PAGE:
Coca plant leaves were used by the Incan’s in South America. It was used to treat headaches, wounds, and fractures. However, the coca plant also brought about cocaine. But is an effective anesthetic. To have an understanding of how cocaine blocks pain has created common anesthetics like lidocaine, which is used in dental procedures.5

Opiates

Scientists studying opium from the poppy plant, have discovered opiate receptors in the human body and how they manage pain. This led to morphine, codeine, and other opiate based medications.3

Human Health & Cannabis

Cannabis has been used for centuries. Chinese text from the year A.D. 1 has recorded the use of hemp in treating over 100 ailments, which date back to 2737 B.C.6 After this, the tops of the cannabis plant were cultivated for their psychoactive attributes. While this was happening a different strain of the plant was grown for industrial hemp use, in making clothing, paper, biofuels, foods, and other products.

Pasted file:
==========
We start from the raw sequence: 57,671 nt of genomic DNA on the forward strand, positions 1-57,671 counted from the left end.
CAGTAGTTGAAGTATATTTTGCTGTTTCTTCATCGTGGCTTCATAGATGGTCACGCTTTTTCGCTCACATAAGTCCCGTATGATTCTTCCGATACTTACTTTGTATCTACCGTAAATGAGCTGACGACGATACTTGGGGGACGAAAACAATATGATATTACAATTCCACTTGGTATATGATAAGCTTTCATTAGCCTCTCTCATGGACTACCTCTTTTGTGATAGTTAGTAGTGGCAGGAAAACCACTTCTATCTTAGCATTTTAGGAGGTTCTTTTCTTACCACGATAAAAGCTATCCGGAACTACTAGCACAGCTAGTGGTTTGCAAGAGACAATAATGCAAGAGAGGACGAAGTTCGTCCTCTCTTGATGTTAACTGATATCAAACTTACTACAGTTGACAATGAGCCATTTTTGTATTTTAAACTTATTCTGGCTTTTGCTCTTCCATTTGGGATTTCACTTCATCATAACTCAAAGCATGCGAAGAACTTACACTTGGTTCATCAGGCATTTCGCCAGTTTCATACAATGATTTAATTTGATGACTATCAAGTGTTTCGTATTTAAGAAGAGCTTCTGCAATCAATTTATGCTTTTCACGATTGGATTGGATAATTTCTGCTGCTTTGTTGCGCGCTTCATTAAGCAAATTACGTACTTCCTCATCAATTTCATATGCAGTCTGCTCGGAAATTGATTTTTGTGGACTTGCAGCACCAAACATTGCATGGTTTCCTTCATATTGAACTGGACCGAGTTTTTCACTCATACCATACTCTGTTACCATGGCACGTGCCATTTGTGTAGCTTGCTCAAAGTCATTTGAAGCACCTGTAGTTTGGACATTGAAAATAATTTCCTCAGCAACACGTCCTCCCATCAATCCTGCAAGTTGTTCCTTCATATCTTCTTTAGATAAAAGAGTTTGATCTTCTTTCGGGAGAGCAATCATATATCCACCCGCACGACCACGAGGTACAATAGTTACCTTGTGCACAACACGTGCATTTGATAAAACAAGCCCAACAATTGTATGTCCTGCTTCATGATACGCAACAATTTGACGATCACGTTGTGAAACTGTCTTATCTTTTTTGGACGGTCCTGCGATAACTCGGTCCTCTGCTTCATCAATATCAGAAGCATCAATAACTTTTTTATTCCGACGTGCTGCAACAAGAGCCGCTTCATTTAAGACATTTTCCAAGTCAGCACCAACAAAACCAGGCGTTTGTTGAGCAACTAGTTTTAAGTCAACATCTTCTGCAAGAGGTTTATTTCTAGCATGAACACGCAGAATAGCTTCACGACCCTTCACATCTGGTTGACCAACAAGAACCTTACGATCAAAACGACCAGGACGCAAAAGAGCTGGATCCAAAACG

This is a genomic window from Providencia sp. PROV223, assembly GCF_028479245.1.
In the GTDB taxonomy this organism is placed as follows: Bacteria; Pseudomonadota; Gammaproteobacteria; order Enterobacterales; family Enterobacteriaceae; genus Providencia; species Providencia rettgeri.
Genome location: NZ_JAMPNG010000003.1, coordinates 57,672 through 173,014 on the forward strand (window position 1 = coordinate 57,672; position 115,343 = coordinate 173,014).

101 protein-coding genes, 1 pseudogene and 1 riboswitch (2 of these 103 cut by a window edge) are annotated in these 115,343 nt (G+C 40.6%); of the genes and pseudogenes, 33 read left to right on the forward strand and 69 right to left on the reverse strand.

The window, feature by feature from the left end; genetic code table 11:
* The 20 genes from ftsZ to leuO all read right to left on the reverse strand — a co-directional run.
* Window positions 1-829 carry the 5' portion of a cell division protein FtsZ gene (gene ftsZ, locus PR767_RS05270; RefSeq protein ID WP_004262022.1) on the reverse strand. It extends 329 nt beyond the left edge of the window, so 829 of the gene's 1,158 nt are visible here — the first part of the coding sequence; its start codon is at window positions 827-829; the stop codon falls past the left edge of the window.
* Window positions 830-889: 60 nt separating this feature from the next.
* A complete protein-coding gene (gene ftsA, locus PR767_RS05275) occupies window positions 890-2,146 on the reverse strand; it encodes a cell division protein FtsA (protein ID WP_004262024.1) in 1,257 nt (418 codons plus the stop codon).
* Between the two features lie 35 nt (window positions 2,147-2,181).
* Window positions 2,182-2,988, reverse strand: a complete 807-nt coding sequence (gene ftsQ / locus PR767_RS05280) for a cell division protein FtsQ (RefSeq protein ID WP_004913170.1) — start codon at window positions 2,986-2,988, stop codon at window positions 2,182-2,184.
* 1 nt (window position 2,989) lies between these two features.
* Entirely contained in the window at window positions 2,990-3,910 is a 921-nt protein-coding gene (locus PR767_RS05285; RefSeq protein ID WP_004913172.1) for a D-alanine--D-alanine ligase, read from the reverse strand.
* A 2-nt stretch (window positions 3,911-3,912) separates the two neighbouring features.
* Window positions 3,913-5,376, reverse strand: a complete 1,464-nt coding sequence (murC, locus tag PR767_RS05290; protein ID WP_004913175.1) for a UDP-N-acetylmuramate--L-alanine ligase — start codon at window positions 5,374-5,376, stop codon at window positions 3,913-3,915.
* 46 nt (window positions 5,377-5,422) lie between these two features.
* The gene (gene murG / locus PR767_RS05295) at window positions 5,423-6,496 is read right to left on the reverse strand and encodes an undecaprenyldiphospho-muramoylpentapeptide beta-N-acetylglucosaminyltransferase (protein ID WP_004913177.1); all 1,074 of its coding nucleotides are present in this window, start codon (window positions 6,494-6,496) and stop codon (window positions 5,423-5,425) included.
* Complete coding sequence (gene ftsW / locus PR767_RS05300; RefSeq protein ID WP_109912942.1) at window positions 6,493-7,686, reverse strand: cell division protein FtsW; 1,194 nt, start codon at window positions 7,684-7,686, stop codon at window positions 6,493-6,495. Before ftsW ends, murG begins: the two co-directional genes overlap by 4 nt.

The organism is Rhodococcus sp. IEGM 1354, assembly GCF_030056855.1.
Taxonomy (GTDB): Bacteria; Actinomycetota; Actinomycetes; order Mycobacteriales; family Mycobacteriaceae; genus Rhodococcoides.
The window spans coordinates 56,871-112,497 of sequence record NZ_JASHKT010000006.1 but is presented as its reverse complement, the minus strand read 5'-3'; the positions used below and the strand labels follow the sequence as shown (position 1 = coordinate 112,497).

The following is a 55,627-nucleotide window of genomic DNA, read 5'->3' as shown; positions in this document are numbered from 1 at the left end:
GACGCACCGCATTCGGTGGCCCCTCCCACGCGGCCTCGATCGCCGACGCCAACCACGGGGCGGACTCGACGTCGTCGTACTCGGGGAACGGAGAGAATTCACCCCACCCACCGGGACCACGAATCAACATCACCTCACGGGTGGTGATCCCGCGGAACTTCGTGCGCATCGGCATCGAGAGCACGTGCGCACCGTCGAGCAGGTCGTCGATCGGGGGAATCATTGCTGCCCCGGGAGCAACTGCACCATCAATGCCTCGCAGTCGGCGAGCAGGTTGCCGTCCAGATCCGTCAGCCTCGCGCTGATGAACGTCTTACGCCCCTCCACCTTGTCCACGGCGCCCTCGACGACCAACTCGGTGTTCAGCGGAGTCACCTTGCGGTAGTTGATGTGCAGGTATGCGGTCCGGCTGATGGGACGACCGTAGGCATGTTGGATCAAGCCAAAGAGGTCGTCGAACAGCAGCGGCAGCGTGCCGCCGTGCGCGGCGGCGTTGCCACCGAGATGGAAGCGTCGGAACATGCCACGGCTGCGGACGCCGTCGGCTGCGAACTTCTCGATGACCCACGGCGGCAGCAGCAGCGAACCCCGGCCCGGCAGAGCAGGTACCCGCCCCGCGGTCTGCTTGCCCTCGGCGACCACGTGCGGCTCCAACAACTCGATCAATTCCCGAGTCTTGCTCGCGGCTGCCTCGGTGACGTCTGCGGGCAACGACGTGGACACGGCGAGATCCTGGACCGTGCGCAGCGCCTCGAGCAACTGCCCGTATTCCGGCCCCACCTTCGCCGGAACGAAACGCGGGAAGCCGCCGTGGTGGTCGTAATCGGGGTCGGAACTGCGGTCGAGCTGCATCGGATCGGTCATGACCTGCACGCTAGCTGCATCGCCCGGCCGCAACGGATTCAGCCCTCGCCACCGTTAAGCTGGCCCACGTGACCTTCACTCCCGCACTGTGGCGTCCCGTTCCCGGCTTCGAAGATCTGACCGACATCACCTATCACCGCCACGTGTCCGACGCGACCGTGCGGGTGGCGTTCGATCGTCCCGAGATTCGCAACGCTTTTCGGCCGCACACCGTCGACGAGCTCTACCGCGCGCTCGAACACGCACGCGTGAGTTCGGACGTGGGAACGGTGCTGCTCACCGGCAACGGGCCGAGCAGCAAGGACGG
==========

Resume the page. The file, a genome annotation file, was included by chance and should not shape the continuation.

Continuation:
Based on the controversy surrounding marijuana, it has not been easy for researchers to study the effects of the non-THC components in cannabis. THC was identified in the 1940’s, but it was not until 50 years later that research revealed humans (and almost all animals) have a system of cannabinoid receptors.

Humans make cannabinoids (endocannabinoids) and they act on these receptors.7

This system is called the endocannabinoid system (ECS). The ECS is involved in multiple processes, which include:

  • Pain Sensation
  • Appetite
  • Memory
  • Mood

Ever hit your toe, digest a piece of fruit or forget a password? Then the ECS was involved.

Discovery of the ECS along with the natural compounds identified in cannabis helped science and medicine. Researchers called these compounds phytocannabinoids, from the prefix “phyto” for plant. Over 80 phytocannabinoids have now been discovered in marijuana and hemp. THC is just one of the many compounds being studied for their health benefits.8

Cannabis & THC Moving Forward